EP plenary session 10/02/2021 – Democratic Scrutiny of Social Media and the Protection of Fundamental Rights Photo: Riccardo PAREGGIANI / European Union 2021, EP
Most speakers focused on the need to provide legal certainty when removing content, and to ensure that such decisions lie with democratically accountable authorities.
In a debate with Secretary of State for European Affairs Ana Paula Zacarias from the Portuguese Presidency of the Council, and Commission Vice-President Věra Jourová, almost all speakers criticized the vast power of social media platforms and their worrying impact on politics and freedom of speech.
Citing various decisions taken by the platforms to censor content or accounts, a large majority in the chamber highlighted the lack of clear rules governing such decisions and the lack of transparency of big tech practices.
They urged the Commission to address the issue in the Digital Services Act and the Digital Markets Act, and as part of the Democracy Action Plan. Most speakers focused on the need to provide legal certainty when removing content, and to ensure that such decisions lie with democratically accountable authorities, and not with private companies, in order to safeguard freedom of speech.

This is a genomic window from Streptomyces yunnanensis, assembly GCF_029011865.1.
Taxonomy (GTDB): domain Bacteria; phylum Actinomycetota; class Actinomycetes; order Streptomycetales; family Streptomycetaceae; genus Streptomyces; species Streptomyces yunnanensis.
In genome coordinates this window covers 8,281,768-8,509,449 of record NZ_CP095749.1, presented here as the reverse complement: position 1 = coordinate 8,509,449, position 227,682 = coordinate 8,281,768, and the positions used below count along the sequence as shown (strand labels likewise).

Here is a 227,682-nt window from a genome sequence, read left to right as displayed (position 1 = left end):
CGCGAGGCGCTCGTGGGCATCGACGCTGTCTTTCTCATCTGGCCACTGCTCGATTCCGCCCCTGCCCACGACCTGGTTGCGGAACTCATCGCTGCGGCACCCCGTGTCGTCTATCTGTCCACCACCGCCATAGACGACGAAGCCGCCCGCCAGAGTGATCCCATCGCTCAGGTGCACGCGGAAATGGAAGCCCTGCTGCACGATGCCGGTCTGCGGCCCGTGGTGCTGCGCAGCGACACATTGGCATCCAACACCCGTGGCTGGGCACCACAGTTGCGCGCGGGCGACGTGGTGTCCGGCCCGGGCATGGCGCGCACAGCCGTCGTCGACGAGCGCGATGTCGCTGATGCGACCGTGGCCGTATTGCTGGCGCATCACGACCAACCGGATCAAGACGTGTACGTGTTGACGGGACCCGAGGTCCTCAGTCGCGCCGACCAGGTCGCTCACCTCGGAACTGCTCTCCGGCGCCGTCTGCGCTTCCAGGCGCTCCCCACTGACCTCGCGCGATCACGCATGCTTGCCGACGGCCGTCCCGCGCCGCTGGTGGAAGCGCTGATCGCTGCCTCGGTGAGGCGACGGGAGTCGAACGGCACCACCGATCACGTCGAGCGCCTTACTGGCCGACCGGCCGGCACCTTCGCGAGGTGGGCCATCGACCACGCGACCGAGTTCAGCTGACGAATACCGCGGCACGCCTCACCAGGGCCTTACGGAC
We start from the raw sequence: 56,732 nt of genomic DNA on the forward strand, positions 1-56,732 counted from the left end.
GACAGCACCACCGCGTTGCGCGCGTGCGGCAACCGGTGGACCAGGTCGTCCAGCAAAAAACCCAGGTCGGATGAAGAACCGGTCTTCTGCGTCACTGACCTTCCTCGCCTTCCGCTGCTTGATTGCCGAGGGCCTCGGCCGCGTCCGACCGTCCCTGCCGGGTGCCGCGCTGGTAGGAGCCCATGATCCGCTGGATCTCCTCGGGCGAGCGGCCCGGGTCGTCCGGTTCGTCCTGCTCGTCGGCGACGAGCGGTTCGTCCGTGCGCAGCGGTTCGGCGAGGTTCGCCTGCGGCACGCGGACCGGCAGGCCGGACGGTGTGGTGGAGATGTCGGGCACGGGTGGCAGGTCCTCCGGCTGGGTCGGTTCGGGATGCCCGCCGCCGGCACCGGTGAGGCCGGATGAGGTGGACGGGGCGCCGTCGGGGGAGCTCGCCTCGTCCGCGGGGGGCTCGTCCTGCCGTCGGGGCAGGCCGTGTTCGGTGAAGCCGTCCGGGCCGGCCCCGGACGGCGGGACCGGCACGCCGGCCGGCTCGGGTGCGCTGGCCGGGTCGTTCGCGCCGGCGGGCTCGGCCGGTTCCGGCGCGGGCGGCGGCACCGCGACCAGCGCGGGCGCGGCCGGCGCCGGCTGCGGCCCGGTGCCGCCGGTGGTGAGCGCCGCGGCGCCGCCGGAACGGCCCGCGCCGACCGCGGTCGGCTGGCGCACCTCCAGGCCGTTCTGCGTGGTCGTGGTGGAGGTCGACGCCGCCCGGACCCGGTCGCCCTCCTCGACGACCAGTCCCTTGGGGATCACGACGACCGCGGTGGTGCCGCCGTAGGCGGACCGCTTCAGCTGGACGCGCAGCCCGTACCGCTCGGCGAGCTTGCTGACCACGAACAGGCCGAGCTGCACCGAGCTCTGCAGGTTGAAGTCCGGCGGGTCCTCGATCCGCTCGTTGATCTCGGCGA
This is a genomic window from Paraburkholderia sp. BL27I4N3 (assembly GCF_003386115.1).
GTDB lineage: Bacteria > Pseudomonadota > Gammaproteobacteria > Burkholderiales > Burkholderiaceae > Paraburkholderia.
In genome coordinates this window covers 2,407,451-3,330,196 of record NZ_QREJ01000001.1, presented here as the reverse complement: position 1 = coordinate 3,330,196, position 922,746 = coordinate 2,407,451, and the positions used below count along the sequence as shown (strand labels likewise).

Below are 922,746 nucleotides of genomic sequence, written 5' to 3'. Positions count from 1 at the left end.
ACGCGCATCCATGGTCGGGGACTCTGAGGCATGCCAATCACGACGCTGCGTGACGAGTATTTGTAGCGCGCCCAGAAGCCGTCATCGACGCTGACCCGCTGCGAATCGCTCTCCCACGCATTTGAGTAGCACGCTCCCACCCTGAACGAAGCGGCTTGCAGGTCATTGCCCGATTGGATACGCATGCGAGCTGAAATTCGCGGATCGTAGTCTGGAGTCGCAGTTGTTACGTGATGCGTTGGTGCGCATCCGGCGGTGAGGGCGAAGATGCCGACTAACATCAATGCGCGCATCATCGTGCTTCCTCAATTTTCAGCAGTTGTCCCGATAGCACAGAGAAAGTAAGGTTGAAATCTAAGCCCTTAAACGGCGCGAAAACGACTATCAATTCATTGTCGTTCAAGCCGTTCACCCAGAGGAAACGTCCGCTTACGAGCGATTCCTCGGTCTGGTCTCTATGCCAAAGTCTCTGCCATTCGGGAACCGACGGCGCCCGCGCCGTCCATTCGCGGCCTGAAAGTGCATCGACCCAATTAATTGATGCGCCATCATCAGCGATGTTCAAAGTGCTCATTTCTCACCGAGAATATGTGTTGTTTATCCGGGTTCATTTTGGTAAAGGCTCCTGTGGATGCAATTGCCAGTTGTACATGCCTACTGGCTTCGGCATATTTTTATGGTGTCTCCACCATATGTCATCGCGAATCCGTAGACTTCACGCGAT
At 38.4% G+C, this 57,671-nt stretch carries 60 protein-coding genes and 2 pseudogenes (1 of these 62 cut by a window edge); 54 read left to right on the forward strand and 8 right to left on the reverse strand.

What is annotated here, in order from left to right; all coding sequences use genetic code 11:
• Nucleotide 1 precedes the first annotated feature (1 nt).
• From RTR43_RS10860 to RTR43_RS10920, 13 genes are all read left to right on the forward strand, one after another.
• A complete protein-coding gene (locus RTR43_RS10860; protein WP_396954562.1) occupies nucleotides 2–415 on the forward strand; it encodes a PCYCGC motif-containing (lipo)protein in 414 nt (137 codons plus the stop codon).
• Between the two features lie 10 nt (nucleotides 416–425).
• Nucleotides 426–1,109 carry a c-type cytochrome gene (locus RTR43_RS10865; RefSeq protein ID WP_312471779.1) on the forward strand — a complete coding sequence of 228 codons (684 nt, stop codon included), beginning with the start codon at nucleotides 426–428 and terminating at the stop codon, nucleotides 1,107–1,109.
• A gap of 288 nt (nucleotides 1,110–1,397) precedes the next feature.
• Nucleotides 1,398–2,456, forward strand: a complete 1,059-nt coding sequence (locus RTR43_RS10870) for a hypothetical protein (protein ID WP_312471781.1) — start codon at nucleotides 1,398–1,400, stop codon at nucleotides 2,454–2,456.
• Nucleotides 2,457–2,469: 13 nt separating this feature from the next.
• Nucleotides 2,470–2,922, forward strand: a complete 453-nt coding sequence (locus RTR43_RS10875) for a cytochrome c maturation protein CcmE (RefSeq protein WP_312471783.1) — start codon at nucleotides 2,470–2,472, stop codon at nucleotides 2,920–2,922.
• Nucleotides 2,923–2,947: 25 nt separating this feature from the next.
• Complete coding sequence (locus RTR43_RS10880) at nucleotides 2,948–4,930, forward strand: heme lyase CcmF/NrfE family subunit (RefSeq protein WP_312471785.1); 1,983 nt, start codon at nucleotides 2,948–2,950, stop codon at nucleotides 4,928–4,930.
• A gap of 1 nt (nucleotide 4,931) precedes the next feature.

Other topics raised included:
the need to defend democracy and EU values by tackling disinformation and increasing efforts to subvert them or incite violence;
technology being used to enhance rather than limit political discourse, while addressing the issue of proliferation of hate speech and discrimination online;
algorithm transparency, use of personal data and the restriction (or ban) of micro-targeting and profiling practices to fundamentally alter the business models of tech giants;
the problems caused by the emergence of tech monopolies and their impact on media pluralism, as well as on pluralism in public discourse;
the false dichotomy between the online and offline spheres and the need for rules that cover all aspects of life; and
the systemic risks, as well as the societal and economic harm, that major platforms can cause or exacerbate.
In October 2020, in its recommendations on the Digital Services Act, Parliament stressed that the responsibility for enforcing the law must rest with public authorities, and that decisions should ultimately lie with an independent judiciary and not with a private commercial entity.
The 2019 European Elections were protected from disinformation through an EU action plan and the European Commission’s code of practice for platforms. However, in the context of the Democracy Action Plan, the Commission has confirmed that self-regulatory measures need to be replaced with a mix of mandatory and co-regulation measures to appropriately protect the fundamental rights of users and regulate content moderation.
Parliament has also spoken out against the deterioration of fundamental rights, the worrying state of media freedom in the EU, and online disinformation campaigns by foreign and domestic actors.